The four common Herpes Types

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Common herpes types

 

Herpes simplex type 1 (HSV-1)

Virus 1 in the head and face region.

The most common type is herpes-simplex type 1 and it is mainly responsible for break-out of blisters on the face and lips. Initial infection may  usually be harmless and asymptomatic, or symptoms may occur.  It is associated with fever and inflammation of the oral mucosa.

Herpes simplex type 2 (HSV2)

Virus 2 in the genital region.

Another variant is herpes-simplex type 2 (HSV2) or genital herpes. The HSV-2 is transmitted mainly by sexual contact and therefore affects especially the mucous membrane of the sex organs. It is one of the most common sexually transmitted diseases worldwide.

Varicella zoster virus (VZV)

Human herpes virus 3 leads to chickenpox and, when reactivated, manifests as shingles.

Varicella zoster virus (VZV)  develops into chicken pox after time(varicella). Airborne transmission is the most common way of transmission for this form of virus from person to person. The German name for chickenpox is 'Windenpocken' which means to transmit through the air'.

Epstein-Barr virus (EBV)

Human herpes virus 4, also called Pfeiffersches glandular fever or "kissing disease". This virus develops to a disease called mononucleosis infectiosa.

The Epstein-Barr virus (EBV) or also called Pfeifferisches glandular fever is transmitted by liquid droplet infection. The disease is also referred to as "infectious mononucleosis" or loosely as a "kissing disease", since the transmission is very often via the saliva during kissing.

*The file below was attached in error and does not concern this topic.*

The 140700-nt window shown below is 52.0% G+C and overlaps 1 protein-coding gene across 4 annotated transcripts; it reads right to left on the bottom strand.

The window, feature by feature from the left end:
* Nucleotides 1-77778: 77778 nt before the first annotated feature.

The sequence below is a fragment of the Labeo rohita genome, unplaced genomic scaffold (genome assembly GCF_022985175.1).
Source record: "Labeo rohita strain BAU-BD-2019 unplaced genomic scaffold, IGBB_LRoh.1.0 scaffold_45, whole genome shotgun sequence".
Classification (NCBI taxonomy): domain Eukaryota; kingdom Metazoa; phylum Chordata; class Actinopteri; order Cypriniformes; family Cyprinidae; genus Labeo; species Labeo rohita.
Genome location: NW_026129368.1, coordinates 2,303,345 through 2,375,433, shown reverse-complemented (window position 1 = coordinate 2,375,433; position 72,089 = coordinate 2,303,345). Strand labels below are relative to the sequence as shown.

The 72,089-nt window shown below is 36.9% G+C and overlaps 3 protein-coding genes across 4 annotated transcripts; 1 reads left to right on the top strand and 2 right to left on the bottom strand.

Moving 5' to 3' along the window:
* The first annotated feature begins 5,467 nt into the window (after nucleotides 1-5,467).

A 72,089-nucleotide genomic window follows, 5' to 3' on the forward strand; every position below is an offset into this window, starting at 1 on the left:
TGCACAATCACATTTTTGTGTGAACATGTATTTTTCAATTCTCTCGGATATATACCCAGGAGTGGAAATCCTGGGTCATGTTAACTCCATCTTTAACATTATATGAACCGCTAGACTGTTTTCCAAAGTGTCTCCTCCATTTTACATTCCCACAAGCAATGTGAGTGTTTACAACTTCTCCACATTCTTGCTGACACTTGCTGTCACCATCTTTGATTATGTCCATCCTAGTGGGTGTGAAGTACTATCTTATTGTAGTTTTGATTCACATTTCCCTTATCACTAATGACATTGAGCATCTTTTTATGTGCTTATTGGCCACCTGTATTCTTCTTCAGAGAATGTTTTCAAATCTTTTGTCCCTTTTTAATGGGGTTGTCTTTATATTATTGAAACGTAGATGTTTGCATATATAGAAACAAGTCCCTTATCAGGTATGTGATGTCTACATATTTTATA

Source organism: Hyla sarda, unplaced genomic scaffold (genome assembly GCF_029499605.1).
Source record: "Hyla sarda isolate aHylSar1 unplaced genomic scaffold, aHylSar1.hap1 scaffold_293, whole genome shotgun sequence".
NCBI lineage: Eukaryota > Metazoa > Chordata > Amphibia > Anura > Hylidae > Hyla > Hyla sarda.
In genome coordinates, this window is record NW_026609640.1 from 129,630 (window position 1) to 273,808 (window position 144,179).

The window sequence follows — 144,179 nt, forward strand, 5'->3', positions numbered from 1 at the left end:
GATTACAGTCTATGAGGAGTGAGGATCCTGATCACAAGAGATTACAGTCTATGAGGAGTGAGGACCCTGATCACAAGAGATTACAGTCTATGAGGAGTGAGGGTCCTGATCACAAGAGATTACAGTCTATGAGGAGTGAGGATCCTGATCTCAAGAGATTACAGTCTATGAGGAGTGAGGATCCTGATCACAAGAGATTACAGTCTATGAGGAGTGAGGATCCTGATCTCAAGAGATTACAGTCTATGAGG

Viruses at rest

Herpes viruses are survival artists. They are slumbering in the nerve cells, preferably in the coccyx and sometimes wait until they get active again.

New activation of an infection

The HSV-1 can be reactivated - that is, after some time react again. The reason for this is a disturbance of special immune defense mechanisms. Reactivated herpes infections can also be symptomless. In these cases, the risk is particularly great that the virus is spread over lubrication infections.

The following stimuli favor a re-emergence of the infection

  • Stress
  • physical or mental overload
  • strong sun (UV) radiation
  • Drugs
  • Fever
  • Illness
  • Dental treatment
  • Injury
  • Medicines
  • Ingestion of medicines to mitigate the immune response (immunosuppression)
  • Hormonal change during menstruation or pregnancy

Prevent infections

Basically, the risk of infection with safer sex measures can be significantly reduced.

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